Thursday Thriller – Dark Horse

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He rode up on a dark horse this morning, just as the sun rose through the line of trees that faced the house. I was on the front porch, wiping sweat from my brow as I sat in a rocking chair. I needed a rest. I’d been working all night.

He told me I didn’t have to worry any longer, that I was safe. He would take me far away from this squalid house, my unfulfilling marriage. He was going to rescue me.

Then his eyes widened as he saw the deep, brownish-red stains on my white apron, the perspiration on my face, the hole dug at the edge of the property. The sun shone in the window of my house, illuminating what was lying on the floor of the front parlor. He blanched as he looked back at me with eyes full of fear, not pity, for once, and my chest swelled.

I don’t need rescuing.

Friendship

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I can’t go inside.  Andrea parked in front of her friend’s home, watching the silhouettes move behind the curtains.

Kent moved out a week ago.  She twisted the gold band on her finger nervously. There was nothing shameful about being single. Nothing at all.  She just couldn’t handle the questions, the pity in everyone’s eyes.  Not today.

The curtains moved.  She’d been seen. She had to get out of the car.

Kent answered the door. “We’ve been waiting for you,” he said, extending his arms. She hugged him tightly, thankful, at least, for his friendship.

 

The Moral Mondays prompt this week is THERE IS NO “I” IN TEAM.  

Thousand

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She’d been writing the same book since college.  The story was a beautiful one that had come to her in a dream.  She’d sprung from bed in her tiny dorm room, startling her roommate, and run to jot the idea down before she forgot it.

Today, the girl with the eager smile and a head full of dreams was gone.  She was a mother.  A wife.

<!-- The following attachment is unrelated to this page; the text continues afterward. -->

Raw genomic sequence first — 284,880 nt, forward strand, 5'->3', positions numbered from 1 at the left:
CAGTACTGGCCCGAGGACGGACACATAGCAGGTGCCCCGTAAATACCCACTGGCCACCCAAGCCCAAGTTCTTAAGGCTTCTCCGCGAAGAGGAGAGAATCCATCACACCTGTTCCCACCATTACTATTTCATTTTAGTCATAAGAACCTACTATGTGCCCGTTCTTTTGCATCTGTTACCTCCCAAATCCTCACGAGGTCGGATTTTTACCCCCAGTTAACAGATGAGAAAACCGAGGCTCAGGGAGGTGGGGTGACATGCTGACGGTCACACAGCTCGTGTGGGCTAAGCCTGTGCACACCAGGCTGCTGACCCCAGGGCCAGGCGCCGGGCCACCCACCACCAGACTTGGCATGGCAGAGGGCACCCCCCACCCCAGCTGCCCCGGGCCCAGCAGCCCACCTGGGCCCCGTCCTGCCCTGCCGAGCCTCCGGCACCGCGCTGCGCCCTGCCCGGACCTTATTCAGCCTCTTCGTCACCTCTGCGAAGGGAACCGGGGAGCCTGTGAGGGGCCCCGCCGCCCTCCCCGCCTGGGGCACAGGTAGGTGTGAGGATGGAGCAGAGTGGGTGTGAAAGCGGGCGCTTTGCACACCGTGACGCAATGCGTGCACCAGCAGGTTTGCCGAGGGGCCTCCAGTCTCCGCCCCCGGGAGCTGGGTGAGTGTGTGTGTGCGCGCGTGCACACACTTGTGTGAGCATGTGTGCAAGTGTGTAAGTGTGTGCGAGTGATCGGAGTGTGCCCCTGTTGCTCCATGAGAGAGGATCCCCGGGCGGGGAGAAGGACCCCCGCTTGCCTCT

A thousand words.  I need a thousand words.

“Coming to bed, babe?” Dean asked as he passed her office in the hall.

“Not yet.”  She blew him a kiss, then opened her laptop.

 

The Moral Mondays prompt this week is FINISH WHAT YOU START.

 

 

Invasion

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The library was closed.  She locked the doors, shut down the front desk, put away the last of the books that were left behind on the tables.  When the work was done, she pulled her own book from her bag and curled up on the couch by the windows, reading by the waning light of the late afternoon sun.  She heard her phone buzz again in her purse, but ignored it.  Was that the tenth missed call?  The eleventh?

She read until it was too dark to make out the words on the page.  That’s when she saw headlights in the parking lot, heard the angry, urgent pounding against the front door.  She closed the book, pulling up the collar on her shirt for the 100th time that day to conceal the blue-black finger marks on her neck.  She fumbled in the dark for her phone and with trembling hands, for the first time, she dialed 911.  He’d invaded her last safe haven.

For Flash Fiction for Aspiring Writers

Ocean

 

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Source

I’ll never forget my first trip to Costa Rica.  The rain forest.  The lush landscape.  The gorgeous tropical birds, dashes of bright color weaving through the trees.  I’d been there to volunteer, to help others, but ended up falling in love with a beautiful local boy, Marco.  How handsome he was – coppery skin darkened by the sun, dark curls falling into his oversized deep brown eyes.  We spent that summer together, but my home city, work, responsibility, all the trappings of adulthood, called me back.  I never saw him again.

I’m standing next to my husband in an ornate restaurant, surrounded by our family and closest friends.  It’s our 25th wedding anniversary.  My daughter, visiting from college, beams at me from her table.  My husband is giving a speech about how blessed we both are to have found our perfect match.  “We never do anything halfway,” he says, as our friends chuckle. I smile and nod and laugh at the appropriate parts, but I’m not really there. I’m hearing the call of the birds, feeling the balmy breeze in my hair, as Marco slips his rough hand in mine and leads me to the ocean.

 For Flash Fiction for the Purposeful Practitioner

After

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The first 22 years of my life have been a frantic race for this day.  I dreamed of it as a girl, talked about it endlessly it as an adolescent, and after I met him, started planning it in secret.